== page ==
As director of UD's Museum Studies Program, interim chairperson of the Department of Art Conservation and an associate professor in the departments of History and Art History, Tolles manages to find time to conduct research on these beautiful buildings-the first structures in America that were designed exclusively for the tourist trade.
He's written a book, The Grand Resort Hotels of the White Mountains, A Vanishing Architectural Legacy, to be published in late fall, which is the first to fully explore the architectural, economic and cultural history of these resorts, once situated in one of the nation's most popular locales.
The book has been called a "visual delight and a vastly entertaining social document [that] presents scholarship and detective work of the first order."
From 1875 until the first world war, tourists flocked to New Hampshire's magnificent hotels to leave behind the stresses of urban life. They spent weeks, months and, sometimes, entire summers at the grand hotels- complexes that were self-sufficient, like small cities unto themselves, with their own heating plants, generators and the like, Tolles explains.
Mothers, children, nurses and maids would take the train from New York or Boston and arrive in the White Mountains with steamer trunks filled with clothes and other necessities. Fathers and husbands would commute from the cities on weekends. According to Tolles, hotel carriages and, later, motor cars would whisk guests from the nearby train stations to the hotel front doors, where they were greeted royally. With manicured lawns, elegant gardens and the latest conveniences-electricity, elevators, telephone lines and private baths-the hotels offered their guests only the best.
Golf courses, tennis courts, hiking and carriage trails, bowling, fine dining, an orchestra and an artist-in-residence added to the ambiance, Tolles says. The hotels often trained their own "nines," a baseball team to play teams from other hotels for the entertainment of guests.
Tolles attributes his interest in these grand resorts to being a native New Englander, who spends part of each summer in New Hampshire.
Most of the hotels Tolles studies are now gone, lost to fires or demolished when they became shabby. "Most of them were built entirely of wood and they were put up fast to make a profit. Since they also were located in areas quite remote from fire-fighting equipment, fires were quite a hazard," Tolles explains.
Two that do remain in New Hampshire, he says, are The Balsams in Dixville Notch and the Mount Washington Hotel in Bretton Woods. Both are large, ornate structures.
The American vacation experience changed dramatically with the advent of income tax, wars and depression, Tolles says, but nothing changed the tourist industry as radically as did the popularization of the automobile.
"With the automobile, people didn't have to rely on trains to get them to vacation destinations. They could go more places, stay for shorter periods of time and move on to see more," Tolles says. "Suddenly, people had access to many more parts of North America. People had different ways to spend their time and, as a result, much smaller lodging options-motor courts and motels-materialized."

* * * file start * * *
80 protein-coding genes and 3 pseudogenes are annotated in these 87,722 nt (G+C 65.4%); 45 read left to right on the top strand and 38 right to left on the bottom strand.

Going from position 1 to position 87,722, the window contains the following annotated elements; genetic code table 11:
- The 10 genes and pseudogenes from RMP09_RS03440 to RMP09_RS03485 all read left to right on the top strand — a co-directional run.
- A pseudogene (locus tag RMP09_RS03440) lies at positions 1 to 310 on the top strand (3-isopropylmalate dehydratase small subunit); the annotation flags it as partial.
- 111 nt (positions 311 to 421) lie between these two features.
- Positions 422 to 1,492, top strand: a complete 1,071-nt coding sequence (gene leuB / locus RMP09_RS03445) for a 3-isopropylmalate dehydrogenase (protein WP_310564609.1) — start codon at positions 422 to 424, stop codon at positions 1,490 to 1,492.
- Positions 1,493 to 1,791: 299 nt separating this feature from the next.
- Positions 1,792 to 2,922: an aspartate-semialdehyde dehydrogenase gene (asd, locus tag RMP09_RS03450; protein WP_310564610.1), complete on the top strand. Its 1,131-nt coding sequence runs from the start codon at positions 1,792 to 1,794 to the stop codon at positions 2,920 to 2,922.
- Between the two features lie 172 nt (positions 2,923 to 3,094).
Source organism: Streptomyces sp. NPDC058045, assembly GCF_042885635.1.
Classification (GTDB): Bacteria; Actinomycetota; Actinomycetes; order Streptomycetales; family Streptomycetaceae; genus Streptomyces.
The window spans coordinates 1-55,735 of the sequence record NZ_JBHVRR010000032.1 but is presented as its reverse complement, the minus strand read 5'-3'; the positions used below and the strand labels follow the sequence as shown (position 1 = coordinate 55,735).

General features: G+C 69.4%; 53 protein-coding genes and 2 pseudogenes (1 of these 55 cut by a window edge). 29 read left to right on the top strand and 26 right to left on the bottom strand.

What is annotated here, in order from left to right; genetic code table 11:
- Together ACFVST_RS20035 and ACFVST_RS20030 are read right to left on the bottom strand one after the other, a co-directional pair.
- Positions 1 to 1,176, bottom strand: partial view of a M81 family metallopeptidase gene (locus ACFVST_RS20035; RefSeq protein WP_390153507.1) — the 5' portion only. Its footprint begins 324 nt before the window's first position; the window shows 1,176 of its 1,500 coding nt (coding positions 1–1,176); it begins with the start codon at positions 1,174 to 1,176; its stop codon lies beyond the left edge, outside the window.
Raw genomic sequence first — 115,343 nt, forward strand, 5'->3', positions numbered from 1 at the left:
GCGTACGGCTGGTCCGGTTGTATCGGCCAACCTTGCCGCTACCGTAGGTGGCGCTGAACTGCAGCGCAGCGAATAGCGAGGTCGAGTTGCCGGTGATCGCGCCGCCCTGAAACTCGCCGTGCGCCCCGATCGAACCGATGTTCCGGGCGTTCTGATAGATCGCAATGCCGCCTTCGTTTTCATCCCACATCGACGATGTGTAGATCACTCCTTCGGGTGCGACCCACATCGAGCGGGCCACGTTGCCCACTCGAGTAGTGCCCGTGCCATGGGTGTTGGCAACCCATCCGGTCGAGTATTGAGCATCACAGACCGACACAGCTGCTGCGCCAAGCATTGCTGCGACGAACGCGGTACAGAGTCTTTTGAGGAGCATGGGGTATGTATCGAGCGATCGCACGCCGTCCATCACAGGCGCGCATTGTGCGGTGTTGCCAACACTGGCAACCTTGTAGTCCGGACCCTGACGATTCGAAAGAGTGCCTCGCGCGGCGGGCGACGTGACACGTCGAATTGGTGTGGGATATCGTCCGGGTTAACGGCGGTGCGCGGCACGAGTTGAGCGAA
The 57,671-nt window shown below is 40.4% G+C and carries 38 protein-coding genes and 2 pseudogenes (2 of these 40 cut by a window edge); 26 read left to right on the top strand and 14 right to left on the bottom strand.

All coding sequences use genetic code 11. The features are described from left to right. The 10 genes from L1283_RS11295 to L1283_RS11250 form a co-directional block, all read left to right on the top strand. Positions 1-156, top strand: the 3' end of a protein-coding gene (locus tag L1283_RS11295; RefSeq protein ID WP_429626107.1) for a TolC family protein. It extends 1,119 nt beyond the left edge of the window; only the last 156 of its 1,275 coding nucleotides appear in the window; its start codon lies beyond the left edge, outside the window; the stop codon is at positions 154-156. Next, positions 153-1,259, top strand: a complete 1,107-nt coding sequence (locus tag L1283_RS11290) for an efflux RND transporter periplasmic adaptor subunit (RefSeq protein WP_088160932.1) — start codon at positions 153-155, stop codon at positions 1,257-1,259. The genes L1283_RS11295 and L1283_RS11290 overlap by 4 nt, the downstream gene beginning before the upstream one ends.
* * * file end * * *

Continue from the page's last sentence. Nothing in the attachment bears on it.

Additionally, the very rich, who had become accustomed to stays at the grand hotels, found the automobile could give them access to their own parcels of vacation land, he says. Thus began the American cottage movement, with families building or purchasing their own vacation homes, though sometimes still relying on the grand hotels for meals and entertainment.
In his next book, Tolles will trace this cottage movement in the White Mountains. At present, he is researching a book on resorts of the Adirondack Mountains, Lake George and Lake Champlain, which provided a vacation experience very different from that of the White Mountains because of the focus on lake recreation.
The architecture of the hotels in the Adirondacks, which were popular from the 1850s until the first decade of this century, reflected the area's rustic traditions, with the extensive use of natural materials, such as furniture and decorative art objects made of unfinished wood, he says. The appeal of the Adirondacks was understandable, Tolles says, given the fishing and hunting opportunities provided by the lakes.
Tolles conducts much of his research in the Morris Library on the campus, and he also conducts research at museums in Boston, New York and Philadelphia and at the American Antiquarian Society, the New Hampshire Historical Society, the Adirondack Museum and other small libraries and archives.
One of the joys of the research, he says, is getting to meet hotel and cottage owners, many of whom are very willing to share company and family histories, records and photographs with him.
Tolles organized and hosted a two-day symposium in 1994 on the grand hotels at The Mount Washington Hotel. As a result, the New Hampshire Historical Society published a special issue of Historical New Hampshire. This fall, he led and narrated weekend bus tours of hotels and hotel sites in the White Mountains for the society and the Smithsonian Institution.